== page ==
This is a blog which primarily gives some attention to movies that I find were overlooked (for whatever reason) or are simply underrated. I also comment on other, mainly movie-related issues as well. I welcome any suggestions for films to be added to this distinguished list.

One word of warning: The films listed below contain spoilers, so caution during reading is required.

Thursday, December 5, 2013

Shakedown (1988)

"Happy is the fleeting hope of youth."
"Who said that?"
"Me. I'm gonna take the streets, Richie."
"Good for you, counselor. Me, too."
-Roland Dalton and Richie Marks.

If any film cliché could be called 'old before it was new,' it is that of having two detectives being 'forced' to work together and then becoming friendly by film's end (although second place on that list would certainly be the guy who pines for a hot girl without realizing that his devoted friend, who's a hot girl herself, is a better match for him).

While some films that have this cliché, such as Lethal Weapon (1987), were very successful, others, such as The Presidio (1988) do nothing new with that point.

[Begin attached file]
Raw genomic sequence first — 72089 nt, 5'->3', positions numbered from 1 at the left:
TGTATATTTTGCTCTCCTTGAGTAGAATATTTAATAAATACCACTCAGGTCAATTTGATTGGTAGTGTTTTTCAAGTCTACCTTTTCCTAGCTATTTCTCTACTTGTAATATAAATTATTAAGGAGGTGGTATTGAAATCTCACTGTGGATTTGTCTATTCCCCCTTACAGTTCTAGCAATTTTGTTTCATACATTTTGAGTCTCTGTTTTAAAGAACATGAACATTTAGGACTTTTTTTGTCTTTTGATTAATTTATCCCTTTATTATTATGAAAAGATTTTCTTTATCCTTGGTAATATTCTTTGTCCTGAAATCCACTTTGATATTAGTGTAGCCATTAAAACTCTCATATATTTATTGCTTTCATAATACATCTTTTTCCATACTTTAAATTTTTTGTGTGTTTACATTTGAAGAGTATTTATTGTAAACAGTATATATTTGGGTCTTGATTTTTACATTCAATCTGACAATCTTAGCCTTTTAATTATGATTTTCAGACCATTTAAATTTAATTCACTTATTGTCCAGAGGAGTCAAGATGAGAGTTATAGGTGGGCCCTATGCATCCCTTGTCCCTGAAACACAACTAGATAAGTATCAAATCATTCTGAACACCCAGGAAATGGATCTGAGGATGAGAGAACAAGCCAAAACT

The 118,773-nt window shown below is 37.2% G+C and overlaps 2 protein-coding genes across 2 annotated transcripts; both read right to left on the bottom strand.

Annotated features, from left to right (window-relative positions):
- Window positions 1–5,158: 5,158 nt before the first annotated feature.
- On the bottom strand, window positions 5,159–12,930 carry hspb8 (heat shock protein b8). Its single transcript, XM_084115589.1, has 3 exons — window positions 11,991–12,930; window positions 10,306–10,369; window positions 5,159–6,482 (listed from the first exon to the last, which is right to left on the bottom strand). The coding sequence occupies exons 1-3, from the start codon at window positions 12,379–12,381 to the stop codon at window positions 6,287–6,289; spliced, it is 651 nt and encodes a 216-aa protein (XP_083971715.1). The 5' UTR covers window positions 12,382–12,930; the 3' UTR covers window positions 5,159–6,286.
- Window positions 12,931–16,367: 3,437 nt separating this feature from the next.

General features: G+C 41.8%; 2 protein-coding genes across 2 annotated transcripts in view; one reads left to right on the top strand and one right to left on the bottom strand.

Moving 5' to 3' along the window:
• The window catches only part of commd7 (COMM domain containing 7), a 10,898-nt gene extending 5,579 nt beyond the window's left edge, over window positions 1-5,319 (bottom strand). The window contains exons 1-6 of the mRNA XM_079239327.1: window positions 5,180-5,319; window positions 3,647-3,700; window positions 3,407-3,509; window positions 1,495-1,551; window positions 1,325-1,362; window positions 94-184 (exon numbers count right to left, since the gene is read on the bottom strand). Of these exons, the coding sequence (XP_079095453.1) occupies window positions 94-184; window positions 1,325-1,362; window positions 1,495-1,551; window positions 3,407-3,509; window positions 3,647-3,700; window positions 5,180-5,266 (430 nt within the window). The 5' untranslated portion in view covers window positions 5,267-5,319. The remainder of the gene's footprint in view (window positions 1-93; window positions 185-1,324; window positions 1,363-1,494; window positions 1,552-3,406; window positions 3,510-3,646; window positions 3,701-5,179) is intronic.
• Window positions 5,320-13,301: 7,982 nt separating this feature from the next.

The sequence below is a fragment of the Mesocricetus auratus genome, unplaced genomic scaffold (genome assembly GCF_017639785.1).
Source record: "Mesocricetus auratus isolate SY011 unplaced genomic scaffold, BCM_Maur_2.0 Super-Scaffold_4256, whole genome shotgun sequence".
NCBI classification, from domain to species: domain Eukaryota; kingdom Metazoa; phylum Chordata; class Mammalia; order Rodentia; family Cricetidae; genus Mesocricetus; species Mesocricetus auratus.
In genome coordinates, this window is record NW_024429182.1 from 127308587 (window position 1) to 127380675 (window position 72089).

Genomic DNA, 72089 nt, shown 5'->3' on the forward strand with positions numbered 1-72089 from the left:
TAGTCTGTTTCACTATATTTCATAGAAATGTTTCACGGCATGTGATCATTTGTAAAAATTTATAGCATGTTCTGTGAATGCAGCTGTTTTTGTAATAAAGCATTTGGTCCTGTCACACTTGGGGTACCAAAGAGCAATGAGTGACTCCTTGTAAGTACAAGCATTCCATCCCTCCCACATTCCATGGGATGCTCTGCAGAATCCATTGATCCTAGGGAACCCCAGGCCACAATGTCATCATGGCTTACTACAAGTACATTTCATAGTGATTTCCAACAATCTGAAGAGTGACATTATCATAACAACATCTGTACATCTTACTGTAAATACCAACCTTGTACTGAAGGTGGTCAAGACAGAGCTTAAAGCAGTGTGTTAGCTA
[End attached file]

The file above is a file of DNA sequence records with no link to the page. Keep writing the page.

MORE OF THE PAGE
One reason I enjoyed Shakedown is that it doesn't waste our time with the two heroes becoming friendly because they already are when the film opens.

Our heroes in this case are public defender Roland Dalton (Peter Weller) and narcotics cop Richie Marks (Sam Elliott). Dalton is defending crack dealer Michael Jones (Richard Brooks) who is accused of murdering a NY police officer. Jones claims the killing was in self defense, which prompts Dalton to go to Marks, who is the only cop Dalton trusts, and see what he can find out.

As fate would have it, the prosecuting attorney in Dalton's case is his former lover Susan Cantrell (Patricia Charbonneau). Dalton soon resumes his affair with her despite the fact that he's engaged.

One of the funniest moments is when we first meet Marks, who spends his nights at a movie theater. There is also a thrilling moment when Marks chases a suspect onto a roller coaster, which is soon derailed.

Dramatically speaking, this film doesn't break any new ground (corrupt police are a film cliché in themselves), but it's fun watching pros like Weller and Elliott share the screen. One could call their characters two sides of one person, with Dalton being the legal side and Marks being the action side.

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